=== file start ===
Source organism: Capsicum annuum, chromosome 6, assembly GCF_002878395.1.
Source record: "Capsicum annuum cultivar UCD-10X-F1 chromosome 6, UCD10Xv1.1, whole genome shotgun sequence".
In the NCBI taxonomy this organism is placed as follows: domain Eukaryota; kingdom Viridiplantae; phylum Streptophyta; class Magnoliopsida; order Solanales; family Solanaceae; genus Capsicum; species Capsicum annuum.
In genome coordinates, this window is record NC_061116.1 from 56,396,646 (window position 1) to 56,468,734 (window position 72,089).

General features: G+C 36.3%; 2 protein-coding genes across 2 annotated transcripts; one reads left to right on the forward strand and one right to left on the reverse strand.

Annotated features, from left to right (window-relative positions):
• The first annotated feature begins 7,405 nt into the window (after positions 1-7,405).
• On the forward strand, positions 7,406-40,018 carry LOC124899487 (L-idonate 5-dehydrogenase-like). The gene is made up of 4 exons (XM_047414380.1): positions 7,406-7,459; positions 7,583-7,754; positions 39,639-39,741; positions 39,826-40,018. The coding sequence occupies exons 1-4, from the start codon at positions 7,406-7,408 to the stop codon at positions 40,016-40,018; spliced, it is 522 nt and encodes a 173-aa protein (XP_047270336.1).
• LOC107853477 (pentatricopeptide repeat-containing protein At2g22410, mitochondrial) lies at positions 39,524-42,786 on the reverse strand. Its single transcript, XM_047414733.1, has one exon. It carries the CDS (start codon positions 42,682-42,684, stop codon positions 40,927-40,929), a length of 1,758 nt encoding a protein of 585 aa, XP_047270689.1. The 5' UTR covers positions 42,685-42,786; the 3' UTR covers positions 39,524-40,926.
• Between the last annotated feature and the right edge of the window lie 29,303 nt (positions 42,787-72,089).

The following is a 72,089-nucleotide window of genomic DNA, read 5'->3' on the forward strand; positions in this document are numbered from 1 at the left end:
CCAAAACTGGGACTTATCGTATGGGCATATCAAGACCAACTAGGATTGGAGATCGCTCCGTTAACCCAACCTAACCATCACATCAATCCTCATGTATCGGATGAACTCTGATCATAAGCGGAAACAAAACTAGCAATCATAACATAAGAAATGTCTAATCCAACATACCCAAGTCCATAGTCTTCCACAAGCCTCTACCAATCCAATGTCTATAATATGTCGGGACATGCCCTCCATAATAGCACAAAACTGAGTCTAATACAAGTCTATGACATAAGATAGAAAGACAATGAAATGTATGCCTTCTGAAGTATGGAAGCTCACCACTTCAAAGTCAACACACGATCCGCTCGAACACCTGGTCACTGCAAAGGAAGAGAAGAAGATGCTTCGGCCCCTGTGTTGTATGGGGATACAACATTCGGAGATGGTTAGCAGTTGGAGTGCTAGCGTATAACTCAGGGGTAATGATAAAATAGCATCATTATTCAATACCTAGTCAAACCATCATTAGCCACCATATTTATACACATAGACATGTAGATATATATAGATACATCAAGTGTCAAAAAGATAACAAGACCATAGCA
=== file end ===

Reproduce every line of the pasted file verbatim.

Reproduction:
Source organism: Capsicum annuum, chromosome 6, assembly GCF_002878395.1.
Source record: "Capsicum annuum cultivar UCD-10X-F1 chromosome 6, UCD10Xv1.1, whole genome shotgun sequence".
In the NCBI taxonomy this organism is placed as follows: domain Eukaryota; kingdom Viridiplantae; phylum Streptophyta; class Magnoliopsida; order Solanales; family Solanaceae; genus Capsicum; species Capsicum annuum.
In genome coordinates, this window is record NC_061116.1 from 56,396,646 (window position 1) to 56,468,734 (window position 72,089).

General features: G+C 36.3%; 2 protein-coding genes across 2 annotated transcripts; one reads left to right on the forward strand and one right to left on the reverse strand.

Annotated features, from left to right (window-relative positions):
• The first annotated feature begins 7,405 nt into the window (after positions 1-7,405).
• On the forward strand, positions 7,406-40,018 carry LOC124899487 (L-idonate 5-dehydrogenase-like). The gene is made up of 4 exons (XM_047414380.1): positions 7,406-7,459; positions 7,583-7,754; positions 39,639-39,741; positions 39,826-40,018. The coding sequence occupies exons 1-4, from the start codon at positions 7,406-7,408 to the stop codon at positions 40,016-40,018; spliced, it is 522 nt and encodes a 173-aa protein (XP_047270336.1).
• LOC107853477 (pentatricopeptide repeat-containing protein At2g22410, mitochondrial) lies at positions 39,524-42,786 on the reverse strand. Its single transcript, XM_047414733.1, has one exon. It carries the CDS (start codon positions 42,682-42,684, stop codon positions 40,927-40,929), a length of 1,758 nt encoding a protein of 585 aa, XP_047270689.1. The 5' UTR covers positions 42,685-42,786; the 3' UTR covers positions 39,524-40,926.
• Between the last annotated feature and the right edge of the window lie 29,303 nt (positions 42,787-72,089).

The following is a 72,089-nucleotide window of genomic DNA, read 5'->3' on the forward strand; positions in this document are numbered from 1 at the left end:
CCAAAACTGGGACTTATCGTATGGGCATATCAAGACCAACTAGGATTGGAGATCGCTCCGTTAACCCAACCTAACCATCACATCAATCCTCATGTATCGGATGAACTCTGATCATAAGCGGAAACAAAACTAGCAATCATAACATAAGAAATGTCTAATCCAACATACCCAAGTCCATAGTCTTCCACAAGCCTCTACCAATCCAATGTCTATAATATGTCGGGACATGCCCTCCATAATAGCACAAAACTGAGTCTAATACAAGTCTATGACATAAGATAGAAAGACAATGAAATGTATGCCTTCTGAAGTATGGAAGCTCACCACTTCAAAGTCAACACACGATCCGCTCGAACACCTGGTCACTGCAAAGGAAGAGAAGAAGATGCTTCGGCCCCTGTGTTGTATGGGGATACAACATTCGGAGATGGTTAGCAGTTGGAGTGCTAGCGTATAACTCAGGGGTAATGATAAAATAGCATCATTATTCAATACCTAGTCAAACCATCATTAGCCACCATATTTATACACATAGACATGTAGATATATATAGATACATCAAGTGTCAAAAAGATAACAAGACCATAGCA